His fear was that some decisions based on data could end up creating complexity. One such example in the book was a near fragmentation of the iPhone models which were somehow ‘proven’ to be a good idea but he decided to not let happen.
The problem with B-Types is that there can be a lot more risk since you can’t prove assumptions; but in Black Box Thinking Matthew Syed talks about some engineers at Unilever that were trying to create a new type of nozzle.
They had a particular factory component which kept failing and costing them a lot of money (in lost production). They had hired a team of physical modelling experts to use equations to create the ‘perfect nozzle’. No matter how many times they tried to create perfection using math they just couldn’t seem to get it to work. So they decided to take another approach.
They started again and created two nozzles with different designs. Then they got rid of the one that worked less well. They kept repeating this process (which mimics natural selection); over and over. Within 449 iterations they had finally found a nozzle which didn’t clog.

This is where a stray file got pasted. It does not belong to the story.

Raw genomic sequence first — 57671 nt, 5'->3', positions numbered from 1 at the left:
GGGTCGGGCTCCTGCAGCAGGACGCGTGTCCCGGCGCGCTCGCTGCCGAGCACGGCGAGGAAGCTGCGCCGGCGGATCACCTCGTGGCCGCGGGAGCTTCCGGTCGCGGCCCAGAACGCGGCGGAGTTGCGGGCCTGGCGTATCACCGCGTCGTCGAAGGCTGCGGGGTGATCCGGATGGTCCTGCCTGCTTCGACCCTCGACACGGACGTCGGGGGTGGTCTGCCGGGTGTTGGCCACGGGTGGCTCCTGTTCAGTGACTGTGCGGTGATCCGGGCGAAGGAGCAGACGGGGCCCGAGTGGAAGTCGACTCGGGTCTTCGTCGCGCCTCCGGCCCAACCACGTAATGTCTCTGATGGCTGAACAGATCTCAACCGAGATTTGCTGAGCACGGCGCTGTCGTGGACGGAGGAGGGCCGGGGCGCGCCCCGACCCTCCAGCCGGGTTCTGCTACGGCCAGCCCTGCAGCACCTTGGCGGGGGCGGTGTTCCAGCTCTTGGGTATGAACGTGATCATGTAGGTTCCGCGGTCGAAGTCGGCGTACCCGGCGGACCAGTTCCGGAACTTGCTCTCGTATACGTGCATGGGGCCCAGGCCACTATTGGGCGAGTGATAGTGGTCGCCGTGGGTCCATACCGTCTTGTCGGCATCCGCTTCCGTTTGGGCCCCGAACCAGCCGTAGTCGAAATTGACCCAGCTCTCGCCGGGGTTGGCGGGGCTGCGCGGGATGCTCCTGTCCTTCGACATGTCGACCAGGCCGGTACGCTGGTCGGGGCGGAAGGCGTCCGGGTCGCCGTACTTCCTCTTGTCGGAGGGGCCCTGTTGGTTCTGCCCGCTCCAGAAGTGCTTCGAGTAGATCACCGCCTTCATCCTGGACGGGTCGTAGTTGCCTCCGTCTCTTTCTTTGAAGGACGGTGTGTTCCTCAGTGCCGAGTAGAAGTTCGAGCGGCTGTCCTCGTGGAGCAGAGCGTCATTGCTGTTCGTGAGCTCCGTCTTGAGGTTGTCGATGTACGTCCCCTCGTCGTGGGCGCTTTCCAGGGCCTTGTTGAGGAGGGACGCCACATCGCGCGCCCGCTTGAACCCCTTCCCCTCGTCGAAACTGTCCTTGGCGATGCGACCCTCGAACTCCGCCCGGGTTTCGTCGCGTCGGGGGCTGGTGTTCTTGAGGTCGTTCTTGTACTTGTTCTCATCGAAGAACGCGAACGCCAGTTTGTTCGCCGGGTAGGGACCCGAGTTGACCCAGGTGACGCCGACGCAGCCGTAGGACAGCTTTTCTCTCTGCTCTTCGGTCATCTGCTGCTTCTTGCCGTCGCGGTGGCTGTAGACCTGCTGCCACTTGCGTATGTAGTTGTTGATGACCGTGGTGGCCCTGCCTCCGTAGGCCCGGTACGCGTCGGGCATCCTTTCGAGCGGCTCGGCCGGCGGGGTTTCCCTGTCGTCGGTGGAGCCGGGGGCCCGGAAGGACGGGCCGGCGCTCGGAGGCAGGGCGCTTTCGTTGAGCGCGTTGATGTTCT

What is interesting about this was that data was actually impeding their ability to come up with an optimum solution. No amount of data would work; what they needed was a more natural process. A process that was based on ‘agility’ and speed of movement. It allowed more rapid implementation and a ‘fail fast’ mentality to drive product development.
The key consideration for B-Types is that their approach to business strategy is more centralised and ‘top-down’.
The point of Digital Transformation is to ultimately improve the profit a business makes using digital technology.
Regardless of what type of transformation type you are; (A or B type), it doesn’t really matter as long as what you are doing is helping you to make technology and transformation decisions that expose new value streams in your organisation.
In business; we often lose the ability to act decisively because we don’t have clarity, its the loss of clarity which really holds us back.
We can actually see the A-Type and B-Type hypothesis I am making in this article which shows a visual representation; a node-based comparison of innovation between Google and Apple.
The diagram shows proximity of patents that each company have. Apple have fewer but they are controlled through a centralised strategy. This is because Apple (a B-Type) spends a larger proportion of it’s time working on larger innovative products than Google (an A-Type). They have a more vested interest in each patent because each of their strategy is based around larger moves. Whereas Google a ‘data driven’ decision company makes a larger amount of smaller innovations (patents).